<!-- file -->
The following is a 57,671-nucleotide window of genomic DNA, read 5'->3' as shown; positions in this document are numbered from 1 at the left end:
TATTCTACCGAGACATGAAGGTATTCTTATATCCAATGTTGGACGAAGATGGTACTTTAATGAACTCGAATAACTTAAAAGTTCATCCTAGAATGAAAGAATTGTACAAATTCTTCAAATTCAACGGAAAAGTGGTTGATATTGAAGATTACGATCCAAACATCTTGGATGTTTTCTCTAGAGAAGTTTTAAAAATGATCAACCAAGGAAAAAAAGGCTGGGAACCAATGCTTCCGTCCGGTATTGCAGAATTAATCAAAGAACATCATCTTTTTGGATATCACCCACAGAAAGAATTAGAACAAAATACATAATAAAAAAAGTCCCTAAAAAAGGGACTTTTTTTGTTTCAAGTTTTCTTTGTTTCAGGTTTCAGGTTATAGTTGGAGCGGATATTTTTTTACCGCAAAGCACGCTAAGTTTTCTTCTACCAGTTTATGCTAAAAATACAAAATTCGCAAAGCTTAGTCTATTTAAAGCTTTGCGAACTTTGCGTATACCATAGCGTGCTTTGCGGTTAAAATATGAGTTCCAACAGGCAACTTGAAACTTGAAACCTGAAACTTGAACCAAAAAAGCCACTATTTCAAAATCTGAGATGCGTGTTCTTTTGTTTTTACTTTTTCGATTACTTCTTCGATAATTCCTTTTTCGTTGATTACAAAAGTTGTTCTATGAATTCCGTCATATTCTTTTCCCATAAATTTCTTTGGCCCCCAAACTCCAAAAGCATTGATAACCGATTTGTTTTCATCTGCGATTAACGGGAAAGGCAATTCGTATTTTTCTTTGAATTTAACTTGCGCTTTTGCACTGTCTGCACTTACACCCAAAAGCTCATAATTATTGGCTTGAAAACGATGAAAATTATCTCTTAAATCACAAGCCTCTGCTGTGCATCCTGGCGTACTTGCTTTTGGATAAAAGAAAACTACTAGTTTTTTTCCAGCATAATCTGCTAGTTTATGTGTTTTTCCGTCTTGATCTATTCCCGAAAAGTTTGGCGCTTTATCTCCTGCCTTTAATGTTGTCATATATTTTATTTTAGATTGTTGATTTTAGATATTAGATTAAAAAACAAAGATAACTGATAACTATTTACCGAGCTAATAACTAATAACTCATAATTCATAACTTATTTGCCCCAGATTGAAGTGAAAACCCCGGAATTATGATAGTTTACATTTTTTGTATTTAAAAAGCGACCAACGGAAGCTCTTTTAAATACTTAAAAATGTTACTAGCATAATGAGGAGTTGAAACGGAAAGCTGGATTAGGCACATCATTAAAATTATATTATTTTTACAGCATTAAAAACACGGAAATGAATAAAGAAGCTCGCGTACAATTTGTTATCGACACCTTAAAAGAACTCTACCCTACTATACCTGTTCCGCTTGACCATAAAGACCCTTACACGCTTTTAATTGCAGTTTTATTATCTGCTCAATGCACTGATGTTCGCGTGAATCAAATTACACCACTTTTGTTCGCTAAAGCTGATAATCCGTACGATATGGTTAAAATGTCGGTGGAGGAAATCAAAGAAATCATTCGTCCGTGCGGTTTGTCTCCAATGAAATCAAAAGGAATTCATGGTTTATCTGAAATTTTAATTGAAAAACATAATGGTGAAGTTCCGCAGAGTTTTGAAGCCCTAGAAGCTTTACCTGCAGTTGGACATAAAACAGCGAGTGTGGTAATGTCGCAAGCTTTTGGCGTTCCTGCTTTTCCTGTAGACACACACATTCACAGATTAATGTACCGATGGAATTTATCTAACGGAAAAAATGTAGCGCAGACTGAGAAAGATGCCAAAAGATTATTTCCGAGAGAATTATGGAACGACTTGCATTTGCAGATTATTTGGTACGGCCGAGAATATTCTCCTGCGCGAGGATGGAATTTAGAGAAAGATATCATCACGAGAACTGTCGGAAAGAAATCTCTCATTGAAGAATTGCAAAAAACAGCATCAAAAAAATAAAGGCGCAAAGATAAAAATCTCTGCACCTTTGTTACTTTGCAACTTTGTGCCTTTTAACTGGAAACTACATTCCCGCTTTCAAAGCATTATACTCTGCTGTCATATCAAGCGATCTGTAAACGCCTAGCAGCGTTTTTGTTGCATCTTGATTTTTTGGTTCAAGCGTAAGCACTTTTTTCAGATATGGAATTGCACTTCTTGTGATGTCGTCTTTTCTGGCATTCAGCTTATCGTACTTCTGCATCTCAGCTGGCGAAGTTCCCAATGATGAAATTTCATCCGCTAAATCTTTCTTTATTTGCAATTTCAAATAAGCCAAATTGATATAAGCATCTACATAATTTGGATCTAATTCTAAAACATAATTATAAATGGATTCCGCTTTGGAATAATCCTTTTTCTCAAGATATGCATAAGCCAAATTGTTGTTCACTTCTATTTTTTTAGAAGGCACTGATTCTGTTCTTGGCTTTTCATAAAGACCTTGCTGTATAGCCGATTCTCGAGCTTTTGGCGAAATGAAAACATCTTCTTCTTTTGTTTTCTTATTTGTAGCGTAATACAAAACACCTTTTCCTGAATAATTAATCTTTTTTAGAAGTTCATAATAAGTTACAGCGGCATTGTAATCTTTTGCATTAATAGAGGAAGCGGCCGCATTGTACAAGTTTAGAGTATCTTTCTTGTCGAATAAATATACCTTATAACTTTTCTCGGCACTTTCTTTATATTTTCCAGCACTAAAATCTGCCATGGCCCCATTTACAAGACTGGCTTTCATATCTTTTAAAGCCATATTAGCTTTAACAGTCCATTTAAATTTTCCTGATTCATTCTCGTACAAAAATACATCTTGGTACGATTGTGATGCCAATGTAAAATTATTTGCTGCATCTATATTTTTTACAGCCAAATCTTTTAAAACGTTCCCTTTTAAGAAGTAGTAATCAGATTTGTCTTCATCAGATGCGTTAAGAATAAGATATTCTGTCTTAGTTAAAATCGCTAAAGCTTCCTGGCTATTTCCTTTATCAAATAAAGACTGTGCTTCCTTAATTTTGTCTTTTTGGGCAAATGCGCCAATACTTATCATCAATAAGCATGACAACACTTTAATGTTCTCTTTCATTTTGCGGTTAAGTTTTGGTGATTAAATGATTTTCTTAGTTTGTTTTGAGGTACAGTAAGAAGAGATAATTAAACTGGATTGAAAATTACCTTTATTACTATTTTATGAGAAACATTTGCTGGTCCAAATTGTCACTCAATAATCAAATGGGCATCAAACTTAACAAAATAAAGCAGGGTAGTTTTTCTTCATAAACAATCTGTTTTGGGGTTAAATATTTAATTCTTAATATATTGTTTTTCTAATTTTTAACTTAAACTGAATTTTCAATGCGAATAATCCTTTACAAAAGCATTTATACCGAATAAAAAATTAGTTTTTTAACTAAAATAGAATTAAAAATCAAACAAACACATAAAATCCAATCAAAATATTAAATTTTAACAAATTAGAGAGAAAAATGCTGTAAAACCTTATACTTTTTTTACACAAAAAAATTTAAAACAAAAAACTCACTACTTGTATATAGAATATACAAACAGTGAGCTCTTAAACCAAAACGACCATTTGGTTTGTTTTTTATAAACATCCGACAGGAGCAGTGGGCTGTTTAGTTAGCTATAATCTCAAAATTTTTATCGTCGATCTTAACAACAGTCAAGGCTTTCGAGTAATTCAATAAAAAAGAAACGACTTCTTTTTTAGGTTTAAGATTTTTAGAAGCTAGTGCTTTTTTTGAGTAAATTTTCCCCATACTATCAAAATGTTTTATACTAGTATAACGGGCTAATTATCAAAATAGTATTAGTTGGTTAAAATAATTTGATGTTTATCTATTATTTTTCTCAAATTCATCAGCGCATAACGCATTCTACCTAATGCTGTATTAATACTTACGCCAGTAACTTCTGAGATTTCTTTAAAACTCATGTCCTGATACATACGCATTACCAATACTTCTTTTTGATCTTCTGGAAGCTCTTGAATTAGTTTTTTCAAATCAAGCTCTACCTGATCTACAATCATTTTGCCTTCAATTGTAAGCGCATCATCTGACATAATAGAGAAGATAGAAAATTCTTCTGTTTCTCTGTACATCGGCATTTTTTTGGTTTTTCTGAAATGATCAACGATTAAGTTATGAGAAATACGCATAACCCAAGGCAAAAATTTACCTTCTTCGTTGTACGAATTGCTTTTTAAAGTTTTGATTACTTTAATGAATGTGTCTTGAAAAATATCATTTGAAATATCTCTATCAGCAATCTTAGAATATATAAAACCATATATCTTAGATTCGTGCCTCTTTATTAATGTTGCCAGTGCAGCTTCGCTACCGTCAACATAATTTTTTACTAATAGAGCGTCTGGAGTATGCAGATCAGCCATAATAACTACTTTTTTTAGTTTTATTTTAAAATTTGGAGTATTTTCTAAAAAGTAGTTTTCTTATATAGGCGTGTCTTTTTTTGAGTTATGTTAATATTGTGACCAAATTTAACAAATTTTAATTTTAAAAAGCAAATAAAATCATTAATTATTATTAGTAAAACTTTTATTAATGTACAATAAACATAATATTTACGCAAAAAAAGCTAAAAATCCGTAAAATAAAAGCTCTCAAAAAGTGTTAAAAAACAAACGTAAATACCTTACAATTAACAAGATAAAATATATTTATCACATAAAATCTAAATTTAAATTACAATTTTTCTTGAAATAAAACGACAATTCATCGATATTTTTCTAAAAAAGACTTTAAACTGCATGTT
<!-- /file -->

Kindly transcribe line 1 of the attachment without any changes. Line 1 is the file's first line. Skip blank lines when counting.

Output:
The following is a 57,671-nucleotide window of genomic DNA, read 5'->3' as shown; positions in this document are numbered from 1 at the left end: